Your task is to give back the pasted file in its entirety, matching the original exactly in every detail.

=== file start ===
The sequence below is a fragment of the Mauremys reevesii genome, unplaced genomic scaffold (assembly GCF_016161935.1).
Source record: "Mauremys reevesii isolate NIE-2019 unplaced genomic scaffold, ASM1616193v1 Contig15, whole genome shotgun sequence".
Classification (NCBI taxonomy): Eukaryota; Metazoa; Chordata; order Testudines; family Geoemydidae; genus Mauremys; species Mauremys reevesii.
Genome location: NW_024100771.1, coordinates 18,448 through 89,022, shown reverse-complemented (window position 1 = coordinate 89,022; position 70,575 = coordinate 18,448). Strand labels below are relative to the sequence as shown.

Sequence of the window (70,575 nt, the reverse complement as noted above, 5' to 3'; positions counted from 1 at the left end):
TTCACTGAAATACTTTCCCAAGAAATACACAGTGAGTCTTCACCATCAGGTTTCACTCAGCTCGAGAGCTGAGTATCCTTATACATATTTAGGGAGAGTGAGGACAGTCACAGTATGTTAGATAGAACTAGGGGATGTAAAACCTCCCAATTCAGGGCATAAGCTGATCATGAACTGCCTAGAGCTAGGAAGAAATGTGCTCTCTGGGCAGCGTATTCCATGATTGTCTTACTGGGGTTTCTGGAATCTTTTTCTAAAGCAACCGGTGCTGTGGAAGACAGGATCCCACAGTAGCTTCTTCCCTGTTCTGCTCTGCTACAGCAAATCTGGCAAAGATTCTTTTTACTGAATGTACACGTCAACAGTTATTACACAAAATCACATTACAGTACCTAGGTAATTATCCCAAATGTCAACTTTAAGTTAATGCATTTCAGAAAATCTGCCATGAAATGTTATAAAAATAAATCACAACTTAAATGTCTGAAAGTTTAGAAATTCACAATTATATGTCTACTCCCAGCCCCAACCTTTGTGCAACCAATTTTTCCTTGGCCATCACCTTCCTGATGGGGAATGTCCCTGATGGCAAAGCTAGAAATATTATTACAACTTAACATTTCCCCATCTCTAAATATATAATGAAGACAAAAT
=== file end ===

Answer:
The sequence below is a fragment of the Mauremys reevesii genome, unplaced genomic scaffold (assembly GCF_016161935.1).
Source record: "Mauremys reevesii isolate NIE-2019 unplaced genomic scaffold, ASM1616193v1 Contig15, whole genome shotgun sequence".
Classification (NCBI taxonomy): Eukaryota; Metazoa; Chordata; order Testudines; family Geoemydidae; genus Mauremys; species Mauremys reevesii.
Genome location: NW_024100771.1, coordinates 18,448 through 89,022, shown reverse-complemented (window position 1 = coordinate 89,022; position 70,575 = coordinate 18,448). Strand labels below are relative to the sequence as shown.

Sequence of the window (70,575 nt, the reverse complement as noted above, 5' to 3'; positions counted from 1 at the left end):
TTCACTGAAATACTTTCCCAAGAAATACACAGTGAGTCTTCACCATCAGGTTTCACTCAGCTCGAGAGCTGAGTATCCTTATACATATTTAGGGAGAGTGAGGACAGTCACAGTATGTTAGATAGAACTAGGGGATGTAAAACCTCCCAATTCAGGGCATAAGCTGATCATGAACTGCCTAGAGCTAGGAAGAAATGTGCTCTCTGGGCAGCGTATTCCATGATTGTCTTACTGGGGTTTCTGGAATCTTTTTCTAAAGCAACCGGTGCTGTGGAAGACAGGATCCCACAGTAGCTTCTTCCCTGTTCTGCTCTGCTACAGCAAATCTGGCAAAGATTCTTTTTACTGAATGTACACGTCAACAGTTATTACACAAAATCACATTACAGTACCTAGGTAATTATCCCAAATGTCAACTTTAAGTTAATGCATTTCAGAAAATCTGCCATGAAATGTTATAAAAATAAATCACAACTTAAATGTCTGAAAGTTTAGAAATTCACAATTATATGTCTACTCCCAGCCCCAACCTTTGTGCAACCAATTTTTCCTTGGCCATCACCTTCCTGATGGGGAATGTCCCTGATGGCAAAGCTAGAAATATTATTACAACTTAACATTTCCCCATCTCTAAATATATAATGAAGACAAAAT